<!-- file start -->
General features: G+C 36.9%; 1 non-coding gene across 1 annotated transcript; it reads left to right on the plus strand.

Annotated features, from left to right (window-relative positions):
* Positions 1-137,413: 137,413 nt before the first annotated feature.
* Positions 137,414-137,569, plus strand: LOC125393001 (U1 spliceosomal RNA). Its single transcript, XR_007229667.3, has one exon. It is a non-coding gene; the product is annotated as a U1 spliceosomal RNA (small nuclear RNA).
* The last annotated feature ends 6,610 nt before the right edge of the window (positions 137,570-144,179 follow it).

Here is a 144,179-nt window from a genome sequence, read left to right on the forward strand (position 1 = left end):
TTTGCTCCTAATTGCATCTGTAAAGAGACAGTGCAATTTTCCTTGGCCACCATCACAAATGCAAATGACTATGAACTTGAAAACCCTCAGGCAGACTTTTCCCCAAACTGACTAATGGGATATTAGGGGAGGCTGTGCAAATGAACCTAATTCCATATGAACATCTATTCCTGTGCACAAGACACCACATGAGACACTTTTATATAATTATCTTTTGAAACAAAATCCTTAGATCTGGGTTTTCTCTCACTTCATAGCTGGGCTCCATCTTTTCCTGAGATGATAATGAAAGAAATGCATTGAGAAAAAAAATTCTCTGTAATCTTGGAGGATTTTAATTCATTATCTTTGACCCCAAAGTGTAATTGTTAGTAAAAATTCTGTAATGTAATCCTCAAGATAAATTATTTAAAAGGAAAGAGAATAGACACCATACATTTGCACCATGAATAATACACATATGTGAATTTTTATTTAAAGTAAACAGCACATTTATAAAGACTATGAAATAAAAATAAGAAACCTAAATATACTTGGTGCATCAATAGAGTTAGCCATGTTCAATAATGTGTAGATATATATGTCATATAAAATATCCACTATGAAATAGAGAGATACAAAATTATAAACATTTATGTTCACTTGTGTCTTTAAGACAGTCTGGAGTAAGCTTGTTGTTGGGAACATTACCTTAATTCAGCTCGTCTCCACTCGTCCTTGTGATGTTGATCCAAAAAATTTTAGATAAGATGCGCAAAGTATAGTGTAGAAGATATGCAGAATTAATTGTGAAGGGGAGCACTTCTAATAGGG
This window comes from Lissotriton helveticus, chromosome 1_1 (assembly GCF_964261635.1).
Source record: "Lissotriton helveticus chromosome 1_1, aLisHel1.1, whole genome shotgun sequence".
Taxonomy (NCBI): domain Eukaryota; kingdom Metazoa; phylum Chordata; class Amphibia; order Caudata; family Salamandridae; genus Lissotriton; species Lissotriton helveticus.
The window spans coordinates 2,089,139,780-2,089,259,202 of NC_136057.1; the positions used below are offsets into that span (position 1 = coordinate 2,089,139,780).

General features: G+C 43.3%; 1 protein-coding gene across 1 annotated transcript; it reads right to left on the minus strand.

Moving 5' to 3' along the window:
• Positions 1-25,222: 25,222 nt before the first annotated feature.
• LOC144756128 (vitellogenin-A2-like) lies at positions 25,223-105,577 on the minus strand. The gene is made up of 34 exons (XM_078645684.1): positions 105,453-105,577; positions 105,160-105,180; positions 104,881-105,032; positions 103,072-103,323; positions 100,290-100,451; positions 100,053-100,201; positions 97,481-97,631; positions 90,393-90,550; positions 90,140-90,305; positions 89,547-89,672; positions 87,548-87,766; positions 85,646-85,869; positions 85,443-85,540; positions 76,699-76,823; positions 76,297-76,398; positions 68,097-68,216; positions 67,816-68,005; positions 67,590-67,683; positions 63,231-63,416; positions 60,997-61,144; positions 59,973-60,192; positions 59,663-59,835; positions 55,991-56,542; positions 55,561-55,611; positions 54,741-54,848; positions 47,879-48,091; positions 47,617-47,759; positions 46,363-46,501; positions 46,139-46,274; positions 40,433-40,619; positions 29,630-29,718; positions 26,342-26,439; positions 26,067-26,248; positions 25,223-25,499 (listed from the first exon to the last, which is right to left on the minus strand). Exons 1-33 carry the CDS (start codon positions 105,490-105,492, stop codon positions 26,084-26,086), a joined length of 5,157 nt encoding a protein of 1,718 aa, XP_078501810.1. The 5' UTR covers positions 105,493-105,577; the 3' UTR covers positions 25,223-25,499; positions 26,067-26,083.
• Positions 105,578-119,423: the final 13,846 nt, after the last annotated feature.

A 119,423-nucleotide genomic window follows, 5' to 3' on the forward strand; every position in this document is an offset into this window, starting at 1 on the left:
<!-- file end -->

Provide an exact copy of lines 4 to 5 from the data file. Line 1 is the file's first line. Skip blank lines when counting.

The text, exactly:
* Positions 137,414-137,569, plus strand: LOC125393001 (U1 spliceosomal RNA). Its single transcript, XR_007229667.3, has one exon. It is a non-coding gene; the product is annotated as a U1 spliceosomal RNA (small nuclear RNA).
* The last annotated feature ends 6,610 nt before the right edge of the window (positions 137,570-144,179 follow it).